So David Lowe over on his bigpinots blog points makes this observation:

So why do the ‘social networks’ not address this issue. Facebook has a ‘like’ option and a subsequent ‘unlike’ button; but the latter just takes the user back to a neutral position. Google’s +1 is pretty much the same: I can give something a +1 rating or make it unrated; I can’t give anything a -1.

If we are unhappy with a company or site, shouldn’t we be looking to ‘dislike’ and ‘-1’ them? This would also help to clearly differentiate unpopular sites from those that just have low usage; for example, currently, it’s impossible to know if a small number of ‘likes’ is due to unpopularity or because it is a new site or has few visitors.

Now in my daily procrastinations on the interwebs, I frequent two link aggregation sites, namely Reddit and Hacker News. Paul Graham is the guy behind Hacker News and makes a connection between down votes and negative behaviour. He cites the broken windows theory as an inspiration for this view. On his site, it’s difficult enough to downvote a comment that you may as well consider it non-existent:

It’s pretty clear now that the broken windows theory applies to community sites as well. The theory is that minor forms of bad behavior encourage worse ones: that a neighborhood with lots of graffiti and broken windows becomes one where robberies occur. I was living in New York when Giuliani introduced the reforms that made the broken windows theory famous, and the transformation was miraculous. And I was a Reddit user when the opposite happened there, and the transformation was equally dramatic.

I’m not criticizing Steve and Alexis. What happened to Reddit didn’t happen out of neglect. From the start they had a policy of censoring nothing except spam. Plus Reddit had different goals from Hacker News. Reddit was a startup, not a side project; its goal was to grow as fast as possible. Combine rapid growth and zero censorship, and the result is a free for all.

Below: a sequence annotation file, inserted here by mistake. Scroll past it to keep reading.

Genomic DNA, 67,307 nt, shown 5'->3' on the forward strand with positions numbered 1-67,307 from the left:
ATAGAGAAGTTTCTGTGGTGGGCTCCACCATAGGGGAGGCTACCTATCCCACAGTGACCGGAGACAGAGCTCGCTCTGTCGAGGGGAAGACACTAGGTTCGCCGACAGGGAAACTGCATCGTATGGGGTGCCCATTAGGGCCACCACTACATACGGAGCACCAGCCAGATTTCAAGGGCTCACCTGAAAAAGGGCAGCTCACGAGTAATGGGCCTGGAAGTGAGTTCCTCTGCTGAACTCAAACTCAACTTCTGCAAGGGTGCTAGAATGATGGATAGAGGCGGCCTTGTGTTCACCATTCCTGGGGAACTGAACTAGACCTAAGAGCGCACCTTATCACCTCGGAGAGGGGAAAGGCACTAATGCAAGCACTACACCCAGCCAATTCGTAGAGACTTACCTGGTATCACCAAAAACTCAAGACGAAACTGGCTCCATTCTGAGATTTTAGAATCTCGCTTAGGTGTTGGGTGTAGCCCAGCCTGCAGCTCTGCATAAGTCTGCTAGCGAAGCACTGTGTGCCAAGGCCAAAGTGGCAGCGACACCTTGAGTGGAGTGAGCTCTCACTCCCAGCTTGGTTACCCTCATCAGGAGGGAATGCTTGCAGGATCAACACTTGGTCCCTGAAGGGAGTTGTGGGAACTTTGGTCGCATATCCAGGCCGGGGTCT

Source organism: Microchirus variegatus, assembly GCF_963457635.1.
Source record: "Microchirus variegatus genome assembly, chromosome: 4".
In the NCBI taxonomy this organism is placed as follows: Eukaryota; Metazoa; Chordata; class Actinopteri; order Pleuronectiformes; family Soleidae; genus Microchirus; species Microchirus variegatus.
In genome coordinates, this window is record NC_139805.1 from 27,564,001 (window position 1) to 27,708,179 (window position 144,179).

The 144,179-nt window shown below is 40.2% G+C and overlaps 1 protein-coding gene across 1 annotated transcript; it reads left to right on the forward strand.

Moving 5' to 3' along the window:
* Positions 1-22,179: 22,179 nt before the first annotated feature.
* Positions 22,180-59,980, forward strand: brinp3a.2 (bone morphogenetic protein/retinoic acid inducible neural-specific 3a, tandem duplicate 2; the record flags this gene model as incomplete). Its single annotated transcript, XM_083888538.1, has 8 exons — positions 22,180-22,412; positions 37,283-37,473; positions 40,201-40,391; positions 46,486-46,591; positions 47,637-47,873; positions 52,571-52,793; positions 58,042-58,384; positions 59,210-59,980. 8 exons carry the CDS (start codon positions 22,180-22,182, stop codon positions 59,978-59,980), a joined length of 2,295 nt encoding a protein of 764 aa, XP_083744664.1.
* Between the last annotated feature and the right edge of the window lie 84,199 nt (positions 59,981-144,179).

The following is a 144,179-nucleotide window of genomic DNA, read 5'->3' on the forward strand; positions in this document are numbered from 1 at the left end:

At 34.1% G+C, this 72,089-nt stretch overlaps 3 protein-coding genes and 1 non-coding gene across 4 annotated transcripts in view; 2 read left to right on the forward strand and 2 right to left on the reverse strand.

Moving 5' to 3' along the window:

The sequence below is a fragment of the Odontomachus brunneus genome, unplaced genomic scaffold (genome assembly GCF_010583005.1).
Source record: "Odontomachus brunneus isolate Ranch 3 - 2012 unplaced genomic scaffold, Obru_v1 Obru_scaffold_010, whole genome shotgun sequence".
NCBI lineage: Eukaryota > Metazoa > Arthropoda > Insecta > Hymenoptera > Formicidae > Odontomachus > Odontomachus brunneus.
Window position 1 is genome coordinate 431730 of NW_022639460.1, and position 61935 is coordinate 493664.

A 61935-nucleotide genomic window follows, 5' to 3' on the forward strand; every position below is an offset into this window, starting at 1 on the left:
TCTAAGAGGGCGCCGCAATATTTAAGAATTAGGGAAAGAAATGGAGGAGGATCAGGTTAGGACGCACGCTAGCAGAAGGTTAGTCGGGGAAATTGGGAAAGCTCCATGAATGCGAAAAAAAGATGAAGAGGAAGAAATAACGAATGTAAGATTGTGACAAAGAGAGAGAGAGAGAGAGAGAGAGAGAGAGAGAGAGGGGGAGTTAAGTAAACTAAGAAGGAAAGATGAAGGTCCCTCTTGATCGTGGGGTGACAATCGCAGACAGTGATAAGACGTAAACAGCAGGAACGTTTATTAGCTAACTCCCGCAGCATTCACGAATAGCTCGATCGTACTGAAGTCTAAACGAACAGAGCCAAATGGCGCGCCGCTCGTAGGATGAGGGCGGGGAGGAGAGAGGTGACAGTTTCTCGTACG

On Reddit (and Digg), you can downvote and upvote links and comments and some would argue that this leads to more incendiary discussions on the site. Frequently you will see people complaining about getting downvoted for a comment which you don’t really see on Hacker News.

On yet another site, Stackoverflow, there’s another take on this:

The problem isn’t downvotes, per se, but encouraging responsible downvoting. That’s why on Stack Overflow, we do it this way:

  • Upvotes add 10 reputation to the post author
  • Downvotes remove 2 reputation from the post author, and 1 from your reputation

The trick here is that downvotes are mostly informational. The cost of a downvote to the users’ reputation (or karma in Slashdot/Reddit parlance) is quite low. It would take a whopping 5 downvotes to equal the effect of a single upvote. And, on top of that, downvotes cost you a tiny bit of reputation. The net effect is that you have to feel very strongly about something to downvote it. Downvotes are serious business, and not to be cast lightly. We designed our system around that maxim.

It doesn’t really surprise me that neither Facebook nor Google have dislike buttons, especially in the case of Facebook where they show the number of votes. There’s no way the Facebook ‘like’ button would be anywhere near as popular if they showed the number of dislikes on a users website. Right or wrong, Facebook has optimised for being ubiquitous, not for being a fair assessment of a user’s site. I would guess that Google’s +1 feature is possibly going to go the same way.

You have to be mindful of these ideas when you’re designing an open system and make sure you incentivise the user behaviour that you want. Otherwise, you could end up inadvertently designing for behaviour that you don’t want.